benefits-crop-600x338It wasn’t that many years ago when all employees really expected from their employer was a paycheck. Any additional benefits were just that…benefits. Even essentials like health insurance were considered extra perks, not necessities.

Today benefits run the gamut from traditional staples like life insurance and dental coverage all the way to trendier offerings like gym memberships and pet insurance. It’s safe to say the world of employee benefits has come a long way. But there’s still room for improvement.

Most executives and business owners agree that, despite the often high cost associated with offering an attractive benefits package, companies that invest in their employees see many positive effects. When they offer health insurance, flexible hours, and paid time off, they see an improvement in morale, productivity, and–yes–even their bottom line.


As a result, many business owners are continuing to add even more benefit options to their employees, particularly ones that are meaningful but not necessarily as expensive as, say, the various forms of health and life insurance. Here’s why many people think this is so important.

1. It’s profitable.

At the end of the day a business owner’s goal is to make money. Sure, satisfied employees are a great thing to have. But do they really help improve the bottom line? A recent study by The Aberdeen Group suggests that they do. Their research revealed that companies with the highest employee engagement bring in more annual revenue, receive more customer referrals, and meet more sales quotas than those with less engaged workers.

2. It improves employees’ mental and physical health.

The positive effects of having happy and healthy employees can not be stated enough. When workers are encouraged to exercise, whether through a formal wellness program or just with the help of flexible hours that allow for a lunchtime stroll, their energy levels and overall mood show improvement. Healthy employees are more likely to show up for work, and those with insurance are more likely to get regular check-ups and stay on top of their health.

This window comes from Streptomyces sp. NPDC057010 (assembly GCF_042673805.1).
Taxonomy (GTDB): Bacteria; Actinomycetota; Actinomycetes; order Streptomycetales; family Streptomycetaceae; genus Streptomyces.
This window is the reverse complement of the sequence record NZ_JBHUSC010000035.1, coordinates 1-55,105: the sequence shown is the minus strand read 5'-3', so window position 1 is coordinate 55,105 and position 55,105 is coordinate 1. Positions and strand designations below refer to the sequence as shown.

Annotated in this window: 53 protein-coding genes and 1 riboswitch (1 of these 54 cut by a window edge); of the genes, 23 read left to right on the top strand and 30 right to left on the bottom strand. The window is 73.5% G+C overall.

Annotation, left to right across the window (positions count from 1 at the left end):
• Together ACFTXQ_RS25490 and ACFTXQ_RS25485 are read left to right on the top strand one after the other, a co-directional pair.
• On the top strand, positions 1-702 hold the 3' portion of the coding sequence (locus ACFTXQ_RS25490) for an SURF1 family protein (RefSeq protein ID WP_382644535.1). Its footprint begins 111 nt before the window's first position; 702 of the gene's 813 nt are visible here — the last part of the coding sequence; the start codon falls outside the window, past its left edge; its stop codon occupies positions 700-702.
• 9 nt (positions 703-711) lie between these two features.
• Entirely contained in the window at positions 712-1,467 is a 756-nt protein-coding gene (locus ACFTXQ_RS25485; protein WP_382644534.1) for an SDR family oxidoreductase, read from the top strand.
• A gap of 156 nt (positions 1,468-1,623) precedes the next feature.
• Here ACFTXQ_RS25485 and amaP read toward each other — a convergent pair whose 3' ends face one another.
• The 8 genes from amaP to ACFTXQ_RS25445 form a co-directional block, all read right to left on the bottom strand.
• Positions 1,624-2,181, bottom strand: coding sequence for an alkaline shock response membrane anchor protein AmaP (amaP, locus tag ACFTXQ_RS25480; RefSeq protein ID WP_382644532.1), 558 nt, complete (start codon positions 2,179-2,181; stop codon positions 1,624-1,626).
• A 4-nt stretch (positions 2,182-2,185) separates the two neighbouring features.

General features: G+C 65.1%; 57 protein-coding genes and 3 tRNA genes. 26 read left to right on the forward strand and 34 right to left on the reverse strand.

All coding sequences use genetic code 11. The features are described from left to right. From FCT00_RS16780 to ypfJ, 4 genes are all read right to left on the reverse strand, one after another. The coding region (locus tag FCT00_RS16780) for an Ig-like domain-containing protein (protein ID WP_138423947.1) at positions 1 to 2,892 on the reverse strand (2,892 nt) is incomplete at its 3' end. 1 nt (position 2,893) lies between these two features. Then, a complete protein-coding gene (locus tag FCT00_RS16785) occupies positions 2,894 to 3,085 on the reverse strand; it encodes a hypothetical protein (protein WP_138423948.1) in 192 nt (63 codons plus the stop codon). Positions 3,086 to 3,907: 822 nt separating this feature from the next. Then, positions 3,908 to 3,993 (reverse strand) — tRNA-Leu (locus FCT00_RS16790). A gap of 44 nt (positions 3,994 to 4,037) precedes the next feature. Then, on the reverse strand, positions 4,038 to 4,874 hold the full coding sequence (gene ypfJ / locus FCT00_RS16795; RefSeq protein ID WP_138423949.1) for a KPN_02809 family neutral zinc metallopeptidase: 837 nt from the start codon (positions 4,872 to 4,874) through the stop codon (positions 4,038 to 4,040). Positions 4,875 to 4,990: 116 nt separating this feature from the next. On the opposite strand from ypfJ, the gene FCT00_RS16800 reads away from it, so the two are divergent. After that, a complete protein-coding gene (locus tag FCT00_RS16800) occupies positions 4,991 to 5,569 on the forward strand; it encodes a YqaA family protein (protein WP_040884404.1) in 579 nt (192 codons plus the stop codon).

Not to mention, having solid benefits give employees peace of mind. They don’t waste time at work worrying about how they’re going to cover their out-of-pocket costs for a family member’s illness or injury.

3. It’s more expensive to recruit than to retain.

It’s true that a good benefits package is essential to attracting top talent. But the flip side is that benefits are also crucial to retaining good workers. Many companies quit thinking about benefits once they get an employees in the door, offering the occasional small raise to try to keep them happy. However, another recent study revealed that 79 percent of employees said they’d rather have more or better benefits than a raise.
It’s true that it might cost more to introduce a new benefit than to offer a small raise here and there. But it won’t cost more than what it takes to replace an employee who leaves for another position with better benefits. In fact, it’s estimated that it can cost 30 to 50 percent of an entry-level worker’s salary to replace him or her. For mid-level employees, that expense jumps to 150+ percent. Bottom line? It’s cheaper to keep the ones you have happy.

4. It improves corporate culture.

Many of the new benefits emerging today are focused on enhancing the corporate culture and fostering a sense of camaraderie among employees. Initiatives like wellness programs have been proven to improve not only relationships between workers and their supervisors, but also among their coworkers. Try sponsoring a group outing or team building event to give your employees a chance to have a little fun…together!
When employees are friends outside of work it creates cohesion and makes employees less likely to leave. While this may not have a direct impact on business, it does affect the work atmosphere and provides many secondary benefits in the way of improved morale, better teamwork, and ultimately decreased spending on recruiting.

5. It’s simply good business.

The bottom line is that it just makes sense to put your dollars towards what employees actually want, instead of trying to reward them with perks they don’t even care about. Research shows that employees are looking for solid benefits that meet their basic needs, along with a few others that help to improve their health and morale. If you’re skimping on benefits, but spending lavishly on expensive company parties or unnecessary travel, you’re sending your employees the wrong message.
A solid benefits package gives employees security and shows them how much they’re valued. That goes a long way to sustain morale and ultimately protect your bottom line. If you go above and beyond for your employees then, when it comes down to it, they’ll be more than willing to do the same for you.